Board Learning Opportunities

Good News for Nonprofit Board Members & CEOs—Examples From The Behvorial Sciences

Good News for Nonprofit Board Members & CEOs—Examples From The Behvorial Sciences

By Eugene Fram             Fee Digital Image

Behavioral economics, finance and marketing apparently are making significant strides in helping nonprofits to understand how to maximize their development efforts. Following are three studies that appear to have significant nonprofit interest.

(http://www.behaviouralinsights.co.uk/bx2015/rounding-up-the-latest-insights-from-behavioural-exchange-2016/(more…)

Is there truth in the statement that ALL nonprofits are actually businesses, and they need to be run like businesses?

Is there truth in the statement that ALL nonprofits are actually businesses, and they need to be run like businesses?

By Eugene Fram                Free Digital Image 

In my opinion, too many board and staff members in the nonprofit environment:

Do not realize that a nonprofit can focus even more effectively on “caring” missions, visions and values while operating under a business model. Many functions of a business and are the same for both types of organizations — financial operations, human resources, marketing, board governance, etc.

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Once Again: Who Should Be Involved in Fund Development and How?

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Once Again: Who Should Be Involved in Fund Development and How?

 

By Eugene Fram                            Free Digital Photo

This is a perennial issue. Following are suggestions that can clarify questions related  to it.

The Board of Directors
• Board members should provide an annual donation, be able to generate contributions from other sources or donate time. (“give or get” policy).
• Even if cash donations are modest, 100% of board members should make a financial and/or support contribution each year. Funders look at this percentage as a surrogate measure of board interest and involvement in the organization.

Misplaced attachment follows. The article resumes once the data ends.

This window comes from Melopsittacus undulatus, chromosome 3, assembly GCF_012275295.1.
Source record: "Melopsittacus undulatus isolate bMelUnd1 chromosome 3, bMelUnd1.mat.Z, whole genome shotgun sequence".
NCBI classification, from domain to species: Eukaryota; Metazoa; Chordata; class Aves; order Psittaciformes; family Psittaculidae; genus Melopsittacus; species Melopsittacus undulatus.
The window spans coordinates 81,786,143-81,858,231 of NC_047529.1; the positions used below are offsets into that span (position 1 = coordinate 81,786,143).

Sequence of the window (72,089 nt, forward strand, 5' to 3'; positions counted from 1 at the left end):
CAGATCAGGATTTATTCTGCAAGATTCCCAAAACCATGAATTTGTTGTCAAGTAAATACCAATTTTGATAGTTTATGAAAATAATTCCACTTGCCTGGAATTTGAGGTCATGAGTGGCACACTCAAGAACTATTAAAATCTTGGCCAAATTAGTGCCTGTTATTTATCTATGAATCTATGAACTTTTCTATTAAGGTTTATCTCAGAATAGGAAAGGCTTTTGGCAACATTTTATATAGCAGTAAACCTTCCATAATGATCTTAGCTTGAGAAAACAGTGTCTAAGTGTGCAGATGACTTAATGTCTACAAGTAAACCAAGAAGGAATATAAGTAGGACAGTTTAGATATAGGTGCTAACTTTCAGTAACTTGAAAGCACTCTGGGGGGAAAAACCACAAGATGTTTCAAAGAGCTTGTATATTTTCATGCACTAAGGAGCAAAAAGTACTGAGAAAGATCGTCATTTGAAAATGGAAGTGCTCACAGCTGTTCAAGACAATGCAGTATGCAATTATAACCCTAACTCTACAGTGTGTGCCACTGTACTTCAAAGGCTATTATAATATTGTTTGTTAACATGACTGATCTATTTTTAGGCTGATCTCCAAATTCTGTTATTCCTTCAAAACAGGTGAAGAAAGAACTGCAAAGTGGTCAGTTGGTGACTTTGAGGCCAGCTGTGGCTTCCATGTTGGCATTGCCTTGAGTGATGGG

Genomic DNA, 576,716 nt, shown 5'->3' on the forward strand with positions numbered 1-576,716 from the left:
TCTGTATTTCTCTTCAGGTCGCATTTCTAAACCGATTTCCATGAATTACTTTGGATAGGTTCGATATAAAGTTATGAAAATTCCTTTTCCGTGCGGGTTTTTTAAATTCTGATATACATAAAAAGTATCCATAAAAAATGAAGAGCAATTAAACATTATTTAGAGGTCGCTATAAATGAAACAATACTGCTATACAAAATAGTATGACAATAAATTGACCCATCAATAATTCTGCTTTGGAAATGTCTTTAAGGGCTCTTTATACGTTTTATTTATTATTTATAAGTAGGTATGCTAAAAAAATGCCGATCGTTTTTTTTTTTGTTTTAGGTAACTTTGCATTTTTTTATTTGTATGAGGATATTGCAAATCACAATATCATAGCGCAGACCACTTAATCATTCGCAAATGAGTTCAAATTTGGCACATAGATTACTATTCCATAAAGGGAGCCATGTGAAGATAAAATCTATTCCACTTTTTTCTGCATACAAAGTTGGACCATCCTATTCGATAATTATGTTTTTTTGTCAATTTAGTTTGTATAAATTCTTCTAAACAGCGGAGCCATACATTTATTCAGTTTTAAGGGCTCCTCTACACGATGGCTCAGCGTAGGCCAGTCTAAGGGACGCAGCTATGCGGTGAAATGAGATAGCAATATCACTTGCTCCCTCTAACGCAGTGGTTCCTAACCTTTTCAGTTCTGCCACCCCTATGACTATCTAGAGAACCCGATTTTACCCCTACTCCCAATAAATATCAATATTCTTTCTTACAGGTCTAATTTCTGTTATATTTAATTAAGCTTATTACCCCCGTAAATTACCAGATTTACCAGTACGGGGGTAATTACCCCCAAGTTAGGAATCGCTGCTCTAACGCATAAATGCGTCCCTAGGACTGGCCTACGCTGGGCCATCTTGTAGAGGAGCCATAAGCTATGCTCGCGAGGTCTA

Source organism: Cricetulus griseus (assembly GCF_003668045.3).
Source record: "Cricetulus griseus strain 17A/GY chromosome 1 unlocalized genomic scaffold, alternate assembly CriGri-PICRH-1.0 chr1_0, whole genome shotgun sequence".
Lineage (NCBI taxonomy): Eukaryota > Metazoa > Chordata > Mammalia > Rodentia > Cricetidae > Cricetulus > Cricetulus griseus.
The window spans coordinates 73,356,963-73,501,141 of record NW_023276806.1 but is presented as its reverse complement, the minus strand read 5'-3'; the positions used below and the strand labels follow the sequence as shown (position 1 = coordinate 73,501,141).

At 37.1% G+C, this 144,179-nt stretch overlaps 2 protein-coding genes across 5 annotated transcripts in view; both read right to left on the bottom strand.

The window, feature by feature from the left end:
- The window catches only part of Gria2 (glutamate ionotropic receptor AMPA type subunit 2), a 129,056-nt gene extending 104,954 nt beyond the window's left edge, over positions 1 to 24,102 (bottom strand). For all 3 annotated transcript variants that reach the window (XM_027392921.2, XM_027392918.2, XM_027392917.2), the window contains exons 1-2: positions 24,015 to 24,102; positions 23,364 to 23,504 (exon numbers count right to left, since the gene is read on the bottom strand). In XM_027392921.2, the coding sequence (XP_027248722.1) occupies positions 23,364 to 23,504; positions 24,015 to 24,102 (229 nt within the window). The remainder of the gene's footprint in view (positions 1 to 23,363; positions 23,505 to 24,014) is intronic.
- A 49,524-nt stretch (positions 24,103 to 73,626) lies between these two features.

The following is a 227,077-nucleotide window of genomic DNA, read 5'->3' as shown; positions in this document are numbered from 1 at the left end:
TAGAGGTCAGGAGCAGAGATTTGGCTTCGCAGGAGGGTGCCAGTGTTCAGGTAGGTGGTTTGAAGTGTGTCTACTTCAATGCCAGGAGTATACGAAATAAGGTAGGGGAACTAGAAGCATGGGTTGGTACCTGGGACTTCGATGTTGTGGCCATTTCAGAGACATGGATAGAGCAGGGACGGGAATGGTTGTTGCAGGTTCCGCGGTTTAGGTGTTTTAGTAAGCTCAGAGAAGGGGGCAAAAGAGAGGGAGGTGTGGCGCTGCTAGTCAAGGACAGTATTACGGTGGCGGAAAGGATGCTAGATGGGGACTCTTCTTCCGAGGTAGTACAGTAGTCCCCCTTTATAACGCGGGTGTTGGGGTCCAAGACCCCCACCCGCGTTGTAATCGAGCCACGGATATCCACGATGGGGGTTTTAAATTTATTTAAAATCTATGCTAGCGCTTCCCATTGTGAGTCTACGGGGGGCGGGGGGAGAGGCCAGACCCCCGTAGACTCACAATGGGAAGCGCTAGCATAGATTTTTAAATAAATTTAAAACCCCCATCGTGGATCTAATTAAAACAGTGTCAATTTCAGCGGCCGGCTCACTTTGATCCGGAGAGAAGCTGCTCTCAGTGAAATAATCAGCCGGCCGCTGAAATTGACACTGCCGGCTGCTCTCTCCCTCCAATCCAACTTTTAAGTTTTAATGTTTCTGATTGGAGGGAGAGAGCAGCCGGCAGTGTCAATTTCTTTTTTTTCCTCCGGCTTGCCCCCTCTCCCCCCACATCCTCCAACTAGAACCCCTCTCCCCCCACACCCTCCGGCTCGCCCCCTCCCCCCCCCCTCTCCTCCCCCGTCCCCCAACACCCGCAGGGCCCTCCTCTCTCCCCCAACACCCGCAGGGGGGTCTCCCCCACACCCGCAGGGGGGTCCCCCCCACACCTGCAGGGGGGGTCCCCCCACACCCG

• Two type of of board members should be directly involved in development. One is the talented person who is highly comfortable with the development process. The other is the person who may lead other board members to unknown sources. For example: relatives, neighbors, college friends, etc. who can contribute. At least three or four board members need to be in  the former category.  All board members are obligated to alert the CEO to other leads they may encounter and assist with introductions, if appropriate.

The CEO and the Board
•  There needs to be a robust partnership between the board and CEO if there is to be effective and efficient fund-raising. The CEO should act as a  lookout  for fund development potentials and then alert board chair  to support his/her activities, after the board has approved the project and is prepared to make a proposal.
• If the CEO is going to assume the lead role in approaching prospects, it may important that the person have the president/CEO title.

A Foundation
• With the aid of legal counsel, establish a development foundation. It needs to have its own small board and a volunteer as its leader.  The board needs to have full understanding that the parent board is responsible for fund expenditures.  Otherwise conflicts can arise between the two boards on fund deployments.  A foundation can also be helpful current traumatic conditions because its total focus is on fund development.

Nonprofit Board Recruitment: Can Google’s Process Apply to NFPs?

Nonprofit Board Recruitment: Can Google’s Process Apply to NFPs?

By: Eugene Fram                Free Digital Image